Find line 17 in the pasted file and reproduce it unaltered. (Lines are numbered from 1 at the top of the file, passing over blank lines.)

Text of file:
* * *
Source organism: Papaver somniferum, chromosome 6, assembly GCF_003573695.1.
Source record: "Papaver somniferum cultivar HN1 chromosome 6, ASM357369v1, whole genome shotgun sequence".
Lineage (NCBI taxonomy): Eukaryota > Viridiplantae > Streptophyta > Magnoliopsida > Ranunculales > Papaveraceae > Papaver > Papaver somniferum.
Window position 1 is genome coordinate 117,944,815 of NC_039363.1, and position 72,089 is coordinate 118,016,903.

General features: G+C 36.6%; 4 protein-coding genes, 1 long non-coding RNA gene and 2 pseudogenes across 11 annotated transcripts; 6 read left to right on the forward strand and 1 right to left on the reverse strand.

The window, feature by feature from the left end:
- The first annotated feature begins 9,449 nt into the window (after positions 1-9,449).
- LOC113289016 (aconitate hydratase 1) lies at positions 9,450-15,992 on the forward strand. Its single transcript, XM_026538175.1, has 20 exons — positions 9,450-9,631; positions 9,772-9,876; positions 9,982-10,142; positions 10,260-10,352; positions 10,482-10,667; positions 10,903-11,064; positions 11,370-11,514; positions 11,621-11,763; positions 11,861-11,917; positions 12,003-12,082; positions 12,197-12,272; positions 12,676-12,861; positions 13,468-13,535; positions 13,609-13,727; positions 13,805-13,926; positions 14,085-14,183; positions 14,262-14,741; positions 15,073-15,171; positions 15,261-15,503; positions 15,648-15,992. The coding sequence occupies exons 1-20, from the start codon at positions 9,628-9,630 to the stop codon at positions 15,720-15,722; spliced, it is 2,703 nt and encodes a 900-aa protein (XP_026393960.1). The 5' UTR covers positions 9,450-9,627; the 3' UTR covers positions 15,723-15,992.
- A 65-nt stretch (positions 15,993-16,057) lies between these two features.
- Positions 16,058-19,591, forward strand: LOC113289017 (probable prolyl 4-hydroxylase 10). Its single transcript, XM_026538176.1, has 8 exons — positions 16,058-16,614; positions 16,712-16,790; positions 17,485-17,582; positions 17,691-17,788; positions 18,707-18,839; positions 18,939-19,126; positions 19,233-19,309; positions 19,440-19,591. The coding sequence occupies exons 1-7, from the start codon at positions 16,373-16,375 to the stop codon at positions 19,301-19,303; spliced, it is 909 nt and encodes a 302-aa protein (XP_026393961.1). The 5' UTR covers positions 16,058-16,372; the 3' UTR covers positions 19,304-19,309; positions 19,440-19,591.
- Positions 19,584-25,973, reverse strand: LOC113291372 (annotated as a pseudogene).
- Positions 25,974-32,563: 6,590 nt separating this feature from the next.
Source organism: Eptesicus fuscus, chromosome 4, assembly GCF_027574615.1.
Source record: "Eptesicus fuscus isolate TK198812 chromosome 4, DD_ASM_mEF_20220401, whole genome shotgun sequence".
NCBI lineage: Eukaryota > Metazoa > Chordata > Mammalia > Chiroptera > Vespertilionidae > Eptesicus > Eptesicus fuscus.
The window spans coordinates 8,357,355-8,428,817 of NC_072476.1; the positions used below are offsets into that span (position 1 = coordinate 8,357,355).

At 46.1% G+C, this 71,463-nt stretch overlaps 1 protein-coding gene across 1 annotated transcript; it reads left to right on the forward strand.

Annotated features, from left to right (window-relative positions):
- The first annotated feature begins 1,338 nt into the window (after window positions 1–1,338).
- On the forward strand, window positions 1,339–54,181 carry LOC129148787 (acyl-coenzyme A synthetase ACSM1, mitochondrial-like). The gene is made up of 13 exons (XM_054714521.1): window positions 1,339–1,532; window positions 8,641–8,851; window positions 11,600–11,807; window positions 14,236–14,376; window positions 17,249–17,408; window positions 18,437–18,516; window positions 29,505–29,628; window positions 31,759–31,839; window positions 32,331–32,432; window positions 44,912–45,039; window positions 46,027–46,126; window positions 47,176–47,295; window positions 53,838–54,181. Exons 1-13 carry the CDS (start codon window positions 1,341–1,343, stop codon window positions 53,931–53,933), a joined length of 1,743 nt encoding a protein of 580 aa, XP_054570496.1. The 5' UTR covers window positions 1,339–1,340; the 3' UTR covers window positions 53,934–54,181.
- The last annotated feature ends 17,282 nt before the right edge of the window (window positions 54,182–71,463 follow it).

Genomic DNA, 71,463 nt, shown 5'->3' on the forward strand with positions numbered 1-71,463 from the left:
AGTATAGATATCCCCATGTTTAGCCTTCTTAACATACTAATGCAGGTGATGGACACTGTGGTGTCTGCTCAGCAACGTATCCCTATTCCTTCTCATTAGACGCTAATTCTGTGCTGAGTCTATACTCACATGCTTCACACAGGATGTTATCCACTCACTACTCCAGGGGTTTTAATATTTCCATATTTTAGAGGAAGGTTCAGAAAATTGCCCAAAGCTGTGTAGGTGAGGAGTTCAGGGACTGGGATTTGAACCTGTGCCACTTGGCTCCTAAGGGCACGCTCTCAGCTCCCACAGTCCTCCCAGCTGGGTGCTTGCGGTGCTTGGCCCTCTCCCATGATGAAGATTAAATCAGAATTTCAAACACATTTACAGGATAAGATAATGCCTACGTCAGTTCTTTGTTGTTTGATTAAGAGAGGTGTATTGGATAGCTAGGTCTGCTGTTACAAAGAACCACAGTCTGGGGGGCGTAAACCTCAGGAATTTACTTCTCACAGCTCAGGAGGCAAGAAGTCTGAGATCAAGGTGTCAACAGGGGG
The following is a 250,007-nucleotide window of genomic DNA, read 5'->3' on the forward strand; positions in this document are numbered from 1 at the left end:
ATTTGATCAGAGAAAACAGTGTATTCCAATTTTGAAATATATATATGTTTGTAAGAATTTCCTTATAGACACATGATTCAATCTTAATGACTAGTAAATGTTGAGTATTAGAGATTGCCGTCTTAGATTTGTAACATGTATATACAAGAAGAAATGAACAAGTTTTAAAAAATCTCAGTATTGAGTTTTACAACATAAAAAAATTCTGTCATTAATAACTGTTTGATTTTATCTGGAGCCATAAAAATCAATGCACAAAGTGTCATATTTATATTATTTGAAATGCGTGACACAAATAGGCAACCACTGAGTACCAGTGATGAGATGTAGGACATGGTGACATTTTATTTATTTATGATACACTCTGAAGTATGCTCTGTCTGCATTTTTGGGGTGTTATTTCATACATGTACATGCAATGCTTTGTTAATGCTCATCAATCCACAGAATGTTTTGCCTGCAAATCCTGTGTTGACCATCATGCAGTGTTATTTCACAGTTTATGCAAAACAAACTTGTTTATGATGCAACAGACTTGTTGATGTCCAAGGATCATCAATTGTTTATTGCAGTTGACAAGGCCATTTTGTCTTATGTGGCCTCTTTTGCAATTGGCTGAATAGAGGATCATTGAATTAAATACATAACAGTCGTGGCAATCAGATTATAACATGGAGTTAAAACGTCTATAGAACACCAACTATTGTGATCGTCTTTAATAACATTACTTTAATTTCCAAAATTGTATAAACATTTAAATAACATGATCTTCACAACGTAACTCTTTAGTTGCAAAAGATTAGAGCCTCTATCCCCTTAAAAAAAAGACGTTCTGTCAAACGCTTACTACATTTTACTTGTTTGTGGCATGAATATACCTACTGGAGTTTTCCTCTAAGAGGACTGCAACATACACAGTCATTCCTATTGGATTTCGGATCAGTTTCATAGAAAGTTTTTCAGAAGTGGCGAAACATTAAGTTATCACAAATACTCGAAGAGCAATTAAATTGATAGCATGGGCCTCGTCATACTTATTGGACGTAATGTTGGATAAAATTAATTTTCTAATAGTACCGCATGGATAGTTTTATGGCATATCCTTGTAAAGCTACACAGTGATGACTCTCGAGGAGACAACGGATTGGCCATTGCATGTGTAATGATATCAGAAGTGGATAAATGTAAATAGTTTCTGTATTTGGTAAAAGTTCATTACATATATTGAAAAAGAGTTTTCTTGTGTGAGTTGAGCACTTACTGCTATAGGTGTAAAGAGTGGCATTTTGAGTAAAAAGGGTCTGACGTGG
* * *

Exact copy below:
At 46.1% G+C, this 71,463-nt stretch overlaps 1 protein-coding gene across 1 annotated transcript; it reads left to right on the forward strand.